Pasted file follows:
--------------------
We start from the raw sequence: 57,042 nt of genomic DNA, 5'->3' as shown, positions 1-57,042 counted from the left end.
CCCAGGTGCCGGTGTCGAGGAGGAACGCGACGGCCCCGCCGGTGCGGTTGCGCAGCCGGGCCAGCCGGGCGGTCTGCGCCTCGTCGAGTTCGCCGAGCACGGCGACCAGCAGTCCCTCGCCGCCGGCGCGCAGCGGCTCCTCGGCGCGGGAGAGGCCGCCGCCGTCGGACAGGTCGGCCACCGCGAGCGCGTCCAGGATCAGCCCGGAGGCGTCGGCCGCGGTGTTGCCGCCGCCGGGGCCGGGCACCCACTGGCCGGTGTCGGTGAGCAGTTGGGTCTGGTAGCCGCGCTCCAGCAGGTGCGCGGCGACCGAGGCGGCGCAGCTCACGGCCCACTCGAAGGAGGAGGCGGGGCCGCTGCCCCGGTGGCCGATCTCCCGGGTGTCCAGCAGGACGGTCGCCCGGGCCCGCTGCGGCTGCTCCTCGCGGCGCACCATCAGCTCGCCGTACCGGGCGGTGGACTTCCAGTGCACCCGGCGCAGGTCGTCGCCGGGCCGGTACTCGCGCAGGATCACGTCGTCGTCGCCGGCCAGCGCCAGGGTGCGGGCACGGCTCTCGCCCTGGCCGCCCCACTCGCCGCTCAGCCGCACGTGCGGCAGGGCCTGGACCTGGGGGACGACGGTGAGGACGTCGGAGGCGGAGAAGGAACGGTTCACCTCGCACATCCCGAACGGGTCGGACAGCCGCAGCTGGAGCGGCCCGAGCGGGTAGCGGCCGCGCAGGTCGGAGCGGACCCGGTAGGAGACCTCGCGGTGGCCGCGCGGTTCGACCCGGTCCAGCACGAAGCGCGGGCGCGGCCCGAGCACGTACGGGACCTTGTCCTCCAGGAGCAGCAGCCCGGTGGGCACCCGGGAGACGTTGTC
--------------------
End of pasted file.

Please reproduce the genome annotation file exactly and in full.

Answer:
We start from the raw sequence: 57,042 nt of genomic DNA, 5'->3' as shown, positions 1-57,042 counted from the left end.
CCCAGGTGCCGGTGTCGAGGAGGAACGCGACGGCCCCGCCGGTGCGGTTGCGCAGCCGGGCCAGCCGGGCGGTCTGCGCCTCGTCGAGTTCGCCGAGCACGGCGACCAGCAGTCCCTCGCCGCCGGCGCGCAGCGGCTCCTCGGCGCGGGAGAGGCCGCCGCCGTCGGACAGGTCGGCCACCGCGAGCGCGTCCAGGATCAGCCCGGAGGCGTCGGCCGCGGTGTTGCCGCCGCCGGGGCCGGGCACCCACTGGCCGGTGTCGGTGAGCAGTTGGGTCTGGTAGCCGCGCTCCAGCAGGTGCGCGGCGACCGAGGCGGCGCAGCTCACGGCCCACTCGAAGGAGGAGGCGGGGCCGCTGCCCCGGTGGCCGATCTCCCGGGTGTCCAGCAGGACGGTCGCCCGGGCCCGCTGCGGCTGCTCCTCGCGGCGCACCATCAGCTCGCCGTACCGGGCGGTGGACTTCCAGTGCACCCGGCGCAGGTCGTCGCCGGGCCGGTACTCGCGCAGGATCACGTCGTCGTCGCCGGCCAGCGCCAGGGTGCGGGCACGGCTCTCGCCCTGGCCGCCCCACTCGCCGCTCAGCCGCACGTGCGGCAGGGCCTGGACCTGGGGGACGACGGTGAGGACGTCGGAGGCGGAGAAGGAACGGTTCACCTCGCACATCCCGAACGGGTCGGACAGCCGCAGCTGGAGCGGCCCGAGCGGGTAGCGGCCGCGCAGGTCGGAGCGGACCCGGTAGGAGACCTCGCGGTGGCCGCGCGGTTCGACCCGGTCCAGCACGAAGCGCGGGCGCGGCCCGAGCACGTACGGGACCTTGTCCTCCAGGAGCAGCAGCCCGGTGGGCACCCGGGAGACGTTGTC